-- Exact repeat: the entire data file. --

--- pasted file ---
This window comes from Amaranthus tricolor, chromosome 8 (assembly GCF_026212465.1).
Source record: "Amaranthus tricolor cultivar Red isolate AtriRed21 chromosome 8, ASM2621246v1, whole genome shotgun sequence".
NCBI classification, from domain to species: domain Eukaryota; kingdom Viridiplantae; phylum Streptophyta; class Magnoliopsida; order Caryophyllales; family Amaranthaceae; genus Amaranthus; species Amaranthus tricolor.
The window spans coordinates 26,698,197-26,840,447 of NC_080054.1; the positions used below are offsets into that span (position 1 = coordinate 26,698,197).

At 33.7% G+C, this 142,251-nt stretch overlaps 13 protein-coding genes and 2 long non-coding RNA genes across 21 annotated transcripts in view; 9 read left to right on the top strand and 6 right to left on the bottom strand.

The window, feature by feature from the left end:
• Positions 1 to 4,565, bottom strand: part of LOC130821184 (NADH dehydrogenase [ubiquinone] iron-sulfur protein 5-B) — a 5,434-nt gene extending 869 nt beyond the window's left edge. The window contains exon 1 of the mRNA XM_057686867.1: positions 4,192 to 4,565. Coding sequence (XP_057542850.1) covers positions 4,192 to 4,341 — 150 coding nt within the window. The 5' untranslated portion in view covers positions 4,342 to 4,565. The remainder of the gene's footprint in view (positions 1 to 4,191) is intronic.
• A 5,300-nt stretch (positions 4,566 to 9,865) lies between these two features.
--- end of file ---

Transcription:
This window comes from Amaranthus tricolor, chromosome 8 (assembly GCF_026212465.1).
Source record: "Amaranthus tricolor cultivar Red isolate AtriRed21 chromosome 8, ASM2621246v1, whole genome shotgun sequence".
NCBI classification, from domain to species: domain Eukaryota; kingdom Viridiplantae; phylum Streptophyta; class Magnoliopsida; order Caryophyllales; family Amaranthaceae; genus Amaranthus; species Amaranthus tricolor.
The window spans coordinates 26,698,197-26,840,447 of NC_080054.1; the positions used below are offsets into that span (position 1 = coordinate 26,698,197).

At 33.7% G+C, this 142,251-nt stretch overlaps 13 protein-coding genes and 2 long non-coding RNA genes across 21 annotated transcripts in view; 9 read left to right on the top strand and 6 right to left on the bottom strand.

The window, feature by feature from the left end:
• Positions 1 to 4,565, bottom strand: part of LOC130821184 (NADH dehydrogenase [ubiquinone] iron-sulfur protein 5-B) — a 5,434-nt gene extending 869 nt beyond the window's left edge. The window contains exon 1 of the mRNA XM_057686867.1: positions 4,192 to 4,565. Coding sequence (XP_057542850.1) covers positions 4,192 to 4,341 — 150 coding nt within the window. The 5' untranslated portion in view covers positions 4,342 to 4,565. The remainder of the gene's footprint in view (positions 1 to 4,191) is intronic.
• A 5,300-nt stretch (positions 4,566 to 9,865) lies between these two features.